If you want to know the answer to a question, all you have to do is ask Alexa, Siri, or Google. If your question happens to be, “What is the capital of Latvia?” or something else pretty straightforward, Siri, Alexa, or Google will do just fine. But if you’re looking for information that’s more complex, or if you have to be absolutely certain that what you’re finding out is true, there’s another way of conducting research.
There’s a vast repository of fact-checked knowledge at your local library. Just how vast that repository actually is, though, depends on where you live. If you live in a big city, you have access to a big library. If you live in a small town or suburb, your library is smaller.
But your access to reliable and specialized information doesn’t have to be limited by where you live, thanks to your local librarian. Librarians everywhere receive the same training. As our quest for information changes, librarians’ skills have to change too. And they have to change more quickly now than they did before Siri and Alexa showed up.
Since 2018, librarians have been adopting a software-driven training program called Skilltype. Skilltype’s librarian customers are spread across the United States, and around the world, including the UK, Israel, Singapore and Australia.
The founder and CEO of Skilltype is Baton Rouge-based New Orleanian, Tony Zanders.
If you’re a company or organization, rather than an individual, and you’re looking for information about individuals, you conduct market research.
The most common form of market research is finding out what people like, or don’t like, by simply asking them. You’re probably familiar with that phone call. The person on the other end says they’re conducting a survey and asks if you have a few minutes to answer some questions.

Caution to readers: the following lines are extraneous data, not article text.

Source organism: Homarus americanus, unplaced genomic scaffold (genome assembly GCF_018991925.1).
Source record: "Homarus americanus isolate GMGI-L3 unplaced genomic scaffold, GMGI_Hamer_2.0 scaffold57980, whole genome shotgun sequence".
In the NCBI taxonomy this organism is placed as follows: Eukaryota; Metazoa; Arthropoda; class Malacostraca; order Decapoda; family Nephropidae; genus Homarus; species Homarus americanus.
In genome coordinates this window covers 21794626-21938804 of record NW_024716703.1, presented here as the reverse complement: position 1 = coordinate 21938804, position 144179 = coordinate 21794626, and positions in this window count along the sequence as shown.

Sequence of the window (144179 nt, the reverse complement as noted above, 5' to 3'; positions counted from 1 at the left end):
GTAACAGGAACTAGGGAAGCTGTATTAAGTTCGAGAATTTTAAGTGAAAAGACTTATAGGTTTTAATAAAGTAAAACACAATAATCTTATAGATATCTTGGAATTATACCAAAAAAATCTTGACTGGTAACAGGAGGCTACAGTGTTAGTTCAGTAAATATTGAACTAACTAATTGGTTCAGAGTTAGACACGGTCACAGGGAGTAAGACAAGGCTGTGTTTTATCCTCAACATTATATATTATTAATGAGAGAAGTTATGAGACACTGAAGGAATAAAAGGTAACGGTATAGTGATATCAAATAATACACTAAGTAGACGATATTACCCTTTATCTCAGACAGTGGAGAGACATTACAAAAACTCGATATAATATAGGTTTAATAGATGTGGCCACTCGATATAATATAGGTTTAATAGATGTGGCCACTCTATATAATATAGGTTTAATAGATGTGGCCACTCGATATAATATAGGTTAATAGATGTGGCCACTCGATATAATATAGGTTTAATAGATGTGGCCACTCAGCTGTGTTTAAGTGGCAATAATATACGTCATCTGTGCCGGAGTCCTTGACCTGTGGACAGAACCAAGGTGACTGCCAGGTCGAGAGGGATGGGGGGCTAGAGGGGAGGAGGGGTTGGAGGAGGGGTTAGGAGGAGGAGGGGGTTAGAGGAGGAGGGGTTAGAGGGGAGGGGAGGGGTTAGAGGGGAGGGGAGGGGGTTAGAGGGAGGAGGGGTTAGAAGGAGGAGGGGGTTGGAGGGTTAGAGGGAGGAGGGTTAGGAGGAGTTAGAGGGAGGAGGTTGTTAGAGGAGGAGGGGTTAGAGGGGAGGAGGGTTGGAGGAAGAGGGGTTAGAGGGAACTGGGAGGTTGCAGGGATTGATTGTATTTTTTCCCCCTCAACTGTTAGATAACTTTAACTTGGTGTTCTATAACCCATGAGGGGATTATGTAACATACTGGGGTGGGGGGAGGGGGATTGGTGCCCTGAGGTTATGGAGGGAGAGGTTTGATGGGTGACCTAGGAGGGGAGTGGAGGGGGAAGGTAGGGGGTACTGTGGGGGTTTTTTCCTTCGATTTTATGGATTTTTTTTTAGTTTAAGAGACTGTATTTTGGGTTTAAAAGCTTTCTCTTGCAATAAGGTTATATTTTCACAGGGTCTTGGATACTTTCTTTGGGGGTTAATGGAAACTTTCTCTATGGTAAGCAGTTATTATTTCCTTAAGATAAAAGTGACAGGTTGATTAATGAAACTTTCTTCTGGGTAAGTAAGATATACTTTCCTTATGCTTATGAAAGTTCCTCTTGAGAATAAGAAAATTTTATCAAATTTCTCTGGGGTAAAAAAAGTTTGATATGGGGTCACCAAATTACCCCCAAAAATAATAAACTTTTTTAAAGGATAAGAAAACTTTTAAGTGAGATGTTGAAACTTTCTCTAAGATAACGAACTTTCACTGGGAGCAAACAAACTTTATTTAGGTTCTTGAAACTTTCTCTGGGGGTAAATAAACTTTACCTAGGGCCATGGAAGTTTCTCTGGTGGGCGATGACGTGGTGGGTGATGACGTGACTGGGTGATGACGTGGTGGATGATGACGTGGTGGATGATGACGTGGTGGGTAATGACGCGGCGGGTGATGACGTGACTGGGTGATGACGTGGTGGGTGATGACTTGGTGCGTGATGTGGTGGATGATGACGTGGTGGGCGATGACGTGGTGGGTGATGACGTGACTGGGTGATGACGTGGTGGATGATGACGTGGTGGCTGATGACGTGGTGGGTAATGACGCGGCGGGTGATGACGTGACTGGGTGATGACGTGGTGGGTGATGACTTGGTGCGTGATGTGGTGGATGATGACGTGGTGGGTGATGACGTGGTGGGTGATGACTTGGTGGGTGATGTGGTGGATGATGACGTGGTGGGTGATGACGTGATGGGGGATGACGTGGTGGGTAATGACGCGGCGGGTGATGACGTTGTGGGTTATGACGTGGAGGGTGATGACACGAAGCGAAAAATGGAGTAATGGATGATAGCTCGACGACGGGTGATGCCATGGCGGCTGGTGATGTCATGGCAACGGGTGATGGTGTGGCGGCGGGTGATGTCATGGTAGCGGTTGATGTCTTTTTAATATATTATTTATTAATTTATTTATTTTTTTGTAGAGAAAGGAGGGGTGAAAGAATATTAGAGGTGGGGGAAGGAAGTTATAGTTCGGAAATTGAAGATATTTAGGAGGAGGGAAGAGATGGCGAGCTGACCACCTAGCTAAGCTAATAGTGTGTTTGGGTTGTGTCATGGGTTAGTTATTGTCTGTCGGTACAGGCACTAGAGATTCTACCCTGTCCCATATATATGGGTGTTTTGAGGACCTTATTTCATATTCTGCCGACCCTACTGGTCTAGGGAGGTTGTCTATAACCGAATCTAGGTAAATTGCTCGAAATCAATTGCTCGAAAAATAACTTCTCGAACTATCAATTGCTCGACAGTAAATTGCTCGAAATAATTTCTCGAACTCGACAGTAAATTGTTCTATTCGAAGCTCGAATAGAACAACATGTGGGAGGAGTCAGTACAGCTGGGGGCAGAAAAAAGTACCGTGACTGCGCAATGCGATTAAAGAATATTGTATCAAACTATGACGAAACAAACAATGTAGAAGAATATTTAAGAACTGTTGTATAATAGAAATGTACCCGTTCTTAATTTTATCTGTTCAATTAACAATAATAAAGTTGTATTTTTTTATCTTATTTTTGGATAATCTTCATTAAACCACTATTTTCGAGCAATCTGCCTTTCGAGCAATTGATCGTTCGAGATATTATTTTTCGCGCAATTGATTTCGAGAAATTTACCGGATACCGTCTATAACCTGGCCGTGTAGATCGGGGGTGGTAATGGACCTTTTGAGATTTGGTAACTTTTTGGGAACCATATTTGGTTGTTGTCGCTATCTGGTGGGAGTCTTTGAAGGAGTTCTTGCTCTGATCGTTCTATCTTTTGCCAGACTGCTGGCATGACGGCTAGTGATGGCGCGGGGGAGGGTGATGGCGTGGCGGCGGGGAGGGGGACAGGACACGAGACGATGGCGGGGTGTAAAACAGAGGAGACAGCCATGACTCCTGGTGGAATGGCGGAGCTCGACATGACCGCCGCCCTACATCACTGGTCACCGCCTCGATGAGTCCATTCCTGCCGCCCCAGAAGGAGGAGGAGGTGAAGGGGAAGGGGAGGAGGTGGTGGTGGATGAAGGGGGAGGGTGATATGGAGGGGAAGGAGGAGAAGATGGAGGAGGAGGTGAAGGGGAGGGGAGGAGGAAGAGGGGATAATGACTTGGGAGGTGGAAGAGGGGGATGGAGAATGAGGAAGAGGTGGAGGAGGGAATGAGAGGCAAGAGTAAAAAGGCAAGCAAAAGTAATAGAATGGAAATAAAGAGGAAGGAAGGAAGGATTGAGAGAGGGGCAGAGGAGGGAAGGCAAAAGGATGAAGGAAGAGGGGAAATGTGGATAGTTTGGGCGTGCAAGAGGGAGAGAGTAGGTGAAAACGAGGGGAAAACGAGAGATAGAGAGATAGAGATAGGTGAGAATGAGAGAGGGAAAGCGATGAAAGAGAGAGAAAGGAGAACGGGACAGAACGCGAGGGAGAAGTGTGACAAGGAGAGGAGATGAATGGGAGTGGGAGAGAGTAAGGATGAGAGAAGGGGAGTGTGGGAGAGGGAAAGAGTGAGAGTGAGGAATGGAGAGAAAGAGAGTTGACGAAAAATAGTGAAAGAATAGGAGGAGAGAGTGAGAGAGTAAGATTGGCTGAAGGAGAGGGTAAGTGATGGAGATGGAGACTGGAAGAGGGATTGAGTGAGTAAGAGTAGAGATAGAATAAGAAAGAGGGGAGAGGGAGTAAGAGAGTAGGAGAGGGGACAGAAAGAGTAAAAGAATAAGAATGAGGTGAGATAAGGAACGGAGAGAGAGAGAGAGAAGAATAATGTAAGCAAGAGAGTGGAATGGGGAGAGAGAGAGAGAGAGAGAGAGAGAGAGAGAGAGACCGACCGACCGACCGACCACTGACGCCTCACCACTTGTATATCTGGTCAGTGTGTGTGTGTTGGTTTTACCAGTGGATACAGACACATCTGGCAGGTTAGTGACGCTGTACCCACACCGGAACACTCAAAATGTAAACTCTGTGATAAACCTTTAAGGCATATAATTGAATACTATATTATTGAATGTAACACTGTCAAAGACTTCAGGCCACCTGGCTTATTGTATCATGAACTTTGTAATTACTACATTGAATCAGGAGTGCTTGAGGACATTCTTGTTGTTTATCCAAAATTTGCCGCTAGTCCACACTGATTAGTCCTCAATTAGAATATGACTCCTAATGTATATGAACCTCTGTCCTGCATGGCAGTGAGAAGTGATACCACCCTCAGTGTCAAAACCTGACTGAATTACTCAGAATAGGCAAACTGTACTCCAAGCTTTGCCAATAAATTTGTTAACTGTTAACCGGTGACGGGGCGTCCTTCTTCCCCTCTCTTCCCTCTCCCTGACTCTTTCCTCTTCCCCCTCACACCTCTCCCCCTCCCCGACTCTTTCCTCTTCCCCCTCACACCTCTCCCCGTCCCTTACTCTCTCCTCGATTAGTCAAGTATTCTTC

This person is typically working for a research firm that a company or organization pays to design and administer a survey.
The research firm maximizes its profit by completing the greatest number of surveys in the shortest possible time with the least number of employees. Because what they’re doing is specialized -meaning, their client doesn’t understand it – there’s no oversight. And so, the door is open for unscrupulous corner-cutters to use technology like automated phone bots to make it look like a batch of surveys were executed honestly, when in fact they weren’t.
If you’re the client, how are you going to know whether the company you’ve hired to conduct your research is giving you reliable data? Or whether they’re defrauding you with bogus information? Well, the way you can tell is to make sure the company you hire to conduct your research is using a piece of software called Research Defender.
Research Defender uses A.I. and machine learning to keep up with and defeat the dirty tricks that unscrupulous survey-takers employ.
The CEO of Research Defender is Vignesh Krishnan.
Living in the Information Age, we’re constantly bombarded with information. Although “Knowledge is power,” there’s a significant difference between knowledge and information.
Knowledge is the foundation of our whole lives. Everything we decide, or do, is based on what we know. We regard knowledge as truth. Information, on the other hand… Well, it can be anything from true, to wrong, or even intentionally fraudulent.
Tony Zanders and Vignesh Krishnan are in the business of helping individuals, companies, organizations, and institutions find and share knowledge. It’s impressive that the kind of specialized, sophisticated technology they've developed is coming out of Louisiana. Their contributions are helping put Baton Rouge and New Orleans on the worldwide technology map.
Out to Lunch is recorded live over lunch at NOLA Pizza in theNOLA Brewing Taproom. You can find photos from this show by Jill Lafleur at itsneworleans.com. And check out what happens when local New Orleans tech companies hit it out of the park